In all the other comparable political encounters, beginning with Nixon-Kennedy in 1960 and on through Ford-Carter in 1976 and Carter-Reagan in 1980, no matter what the polls and pundits proclaimed over who "won" the debate -- a stupid exercise at best -- I always found many people who believed their guy had done best. That isn't the case this time.
That doesn't mean Reagan is headed for defeat. It does mean doubts about his capacity, his knowledge, his ability to handle adversity, have fully surfaced among the public. They've been there all along, but for the most part have been suppressed.
This has two consequences. Among Reagan supporters who will not defect this fall, it raises serious questions about how well he will handle the presidency in four more years.
"I had expected that Ronald Reagan would destroy Walter Mondale," one such person here said, "that the Reagan that took Carter apart in the debates, well, what chance would Mondale have against him? When it didn't happen I may have overreacted about what a great job Mondale did. The humor that Reagan had used so well in the years of campaigning wasn't there. It looked like he was having trouble remembering what the script was. Maybe he tried to remember too much. I thought he did a terrible job, and to a certain degree because I was so sure he would do so well. If that feeling is anywhere near widespread, it impacts a lot on the leadership factor for the future."
From the Democratic standpoint, there's a more immediate -- and tantalizing -- potential.
"I'm not a real wild Mondale supporter here in the city or in anything else," said Mayor John McNamara, a Democrat who works closely with business to revitalize this industrial city.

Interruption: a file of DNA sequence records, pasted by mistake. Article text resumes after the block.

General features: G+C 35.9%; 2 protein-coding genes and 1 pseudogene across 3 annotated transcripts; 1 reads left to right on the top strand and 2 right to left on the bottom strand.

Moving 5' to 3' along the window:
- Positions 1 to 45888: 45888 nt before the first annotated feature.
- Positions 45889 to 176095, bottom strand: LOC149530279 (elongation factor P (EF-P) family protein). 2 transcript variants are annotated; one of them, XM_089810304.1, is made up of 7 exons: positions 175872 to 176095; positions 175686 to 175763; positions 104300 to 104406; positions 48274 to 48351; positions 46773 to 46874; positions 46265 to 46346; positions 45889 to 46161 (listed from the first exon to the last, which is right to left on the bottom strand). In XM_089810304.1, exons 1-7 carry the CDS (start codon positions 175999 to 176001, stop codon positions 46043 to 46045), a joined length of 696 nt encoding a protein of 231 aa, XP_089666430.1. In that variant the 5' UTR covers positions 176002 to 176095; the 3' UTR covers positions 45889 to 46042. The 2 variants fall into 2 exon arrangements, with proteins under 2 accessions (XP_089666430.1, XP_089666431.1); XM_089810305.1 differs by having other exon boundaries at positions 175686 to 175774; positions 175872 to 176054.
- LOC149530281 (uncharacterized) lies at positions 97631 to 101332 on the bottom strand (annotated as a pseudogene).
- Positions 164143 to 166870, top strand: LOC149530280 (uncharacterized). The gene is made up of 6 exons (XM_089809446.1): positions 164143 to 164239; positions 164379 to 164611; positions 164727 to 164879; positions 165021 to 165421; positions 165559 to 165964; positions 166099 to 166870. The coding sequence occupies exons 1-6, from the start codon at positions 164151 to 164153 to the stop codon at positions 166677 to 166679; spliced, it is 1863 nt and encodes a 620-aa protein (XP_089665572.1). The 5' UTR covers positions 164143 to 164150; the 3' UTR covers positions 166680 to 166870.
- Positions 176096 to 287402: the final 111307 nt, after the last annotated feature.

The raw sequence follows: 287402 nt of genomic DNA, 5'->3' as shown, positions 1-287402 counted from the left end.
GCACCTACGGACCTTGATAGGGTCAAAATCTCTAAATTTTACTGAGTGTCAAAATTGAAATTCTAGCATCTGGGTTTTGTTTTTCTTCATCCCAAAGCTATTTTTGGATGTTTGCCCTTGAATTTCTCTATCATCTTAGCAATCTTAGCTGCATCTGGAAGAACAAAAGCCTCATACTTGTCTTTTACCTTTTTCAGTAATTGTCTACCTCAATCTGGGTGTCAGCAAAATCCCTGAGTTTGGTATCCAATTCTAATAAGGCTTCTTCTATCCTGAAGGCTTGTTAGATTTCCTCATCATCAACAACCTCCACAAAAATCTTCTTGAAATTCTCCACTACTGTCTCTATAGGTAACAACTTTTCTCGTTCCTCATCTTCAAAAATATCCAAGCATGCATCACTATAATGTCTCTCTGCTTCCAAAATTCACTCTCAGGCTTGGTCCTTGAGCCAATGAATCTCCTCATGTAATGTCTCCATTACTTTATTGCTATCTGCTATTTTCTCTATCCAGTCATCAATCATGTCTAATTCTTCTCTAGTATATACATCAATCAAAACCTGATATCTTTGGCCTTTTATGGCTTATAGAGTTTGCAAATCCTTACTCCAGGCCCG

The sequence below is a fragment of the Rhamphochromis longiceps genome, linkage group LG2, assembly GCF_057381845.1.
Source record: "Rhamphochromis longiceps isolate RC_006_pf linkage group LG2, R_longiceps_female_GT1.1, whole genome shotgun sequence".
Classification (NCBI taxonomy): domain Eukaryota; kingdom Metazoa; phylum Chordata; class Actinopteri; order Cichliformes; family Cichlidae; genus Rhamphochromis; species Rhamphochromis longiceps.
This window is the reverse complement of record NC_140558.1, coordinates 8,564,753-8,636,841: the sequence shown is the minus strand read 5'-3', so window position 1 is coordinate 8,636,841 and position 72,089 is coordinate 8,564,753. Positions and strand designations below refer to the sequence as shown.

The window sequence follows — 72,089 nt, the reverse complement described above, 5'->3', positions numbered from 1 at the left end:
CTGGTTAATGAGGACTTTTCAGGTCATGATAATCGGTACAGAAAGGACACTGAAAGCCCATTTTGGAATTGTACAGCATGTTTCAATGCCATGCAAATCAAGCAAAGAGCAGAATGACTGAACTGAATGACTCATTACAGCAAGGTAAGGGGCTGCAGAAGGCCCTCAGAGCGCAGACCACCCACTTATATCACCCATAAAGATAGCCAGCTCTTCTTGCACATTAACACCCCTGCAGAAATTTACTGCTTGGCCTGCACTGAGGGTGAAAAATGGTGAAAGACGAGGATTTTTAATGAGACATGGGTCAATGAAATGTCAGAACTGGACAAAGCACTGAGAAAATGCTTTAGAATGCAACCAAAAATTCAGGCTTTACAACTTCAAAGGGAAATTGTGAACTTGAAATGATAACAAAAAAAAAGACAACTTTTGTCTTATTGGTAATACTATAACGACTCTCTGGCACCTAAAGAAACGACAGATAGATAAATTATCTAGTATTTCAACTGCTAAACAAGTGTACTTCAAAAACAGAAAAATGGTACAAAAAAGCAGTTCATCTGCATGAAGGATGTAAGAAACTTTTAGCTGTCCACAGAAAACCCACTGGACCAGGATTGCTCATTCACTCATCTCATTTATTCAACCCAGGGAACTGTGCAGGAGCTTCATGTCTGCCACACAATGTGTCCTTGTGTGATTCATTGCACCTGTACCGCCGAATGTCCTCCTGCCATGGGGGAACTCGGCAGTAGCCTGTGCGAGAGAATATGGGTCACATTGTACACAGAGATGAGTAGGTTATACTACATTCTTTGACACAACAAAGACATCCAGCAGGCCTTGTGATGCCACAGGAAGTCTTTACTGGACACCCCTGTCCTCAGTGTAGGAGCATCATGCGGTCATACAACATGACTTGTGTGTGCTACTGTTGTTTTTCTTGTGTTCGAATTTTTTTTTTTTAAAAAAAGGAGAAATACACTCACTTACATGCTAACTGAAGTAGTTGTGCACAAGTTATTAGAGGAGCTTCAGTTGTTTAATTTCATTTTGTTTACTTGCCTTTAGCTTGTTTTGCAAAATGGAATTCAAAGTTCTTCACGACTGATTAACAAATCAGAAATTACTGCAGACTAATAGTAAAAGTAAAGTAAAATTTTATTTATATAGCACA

"Whether it's because he's been campaigning for four years, or not, he seems stale and shrill. What really impressed me about the debate was Mondale. I wasn't prepared for it. He was in charge right away, got better as the debate went on, and his confidence level was building at every step of the way. I think his not being shrill was incredibly effective. It was so unlike what the people of the country have seen of Mondale, and he showed a great sense of humor. When he ran over his time, he was natural, disarming. 'Okay, I'll get you next time.' I have to tell you, my overriding impression is not that it was so negative for Reagan but that it was positive for Mondale.
"You will see a renewed spirit with his team, because his team that I have seen in Rockford over the last 60 days has been demoralized, has been almost beaten down by the polls. I won't say you saw a defeatist attitude, but I'll say you saw a real questioning attitude. If anything, this will give his people on the streets that are hitting the bricks an incredible spark. Incredible spark.
"Candidly, two or three weeks ago I didn't think the guy had a prayer. But I've been thinking back to Illinois and the Thompson-Stevenson 1982 gubernatorial race, about the legitimacy of the polls and so forth. There you had again a good person but a lackluster candidate in Adlai Stevenson coming within 5,000 votes against one of the best campaigners you'd ever want to see in this state. You know, Jim Thompson can go in the board room and drink beer in the park. So it makes you question the polls. I think it's not too late at all. Just for myself, he's got me excited. I can't get over about how much stronger I feel about Mondale's performance as opposed to my reactions about Reagan's, which I felt I had seen some evidence of before. Something happened."
What happened had nothing to do with age or health. It had to do with capacity. Ronald Reagan can't afford to let it happen again.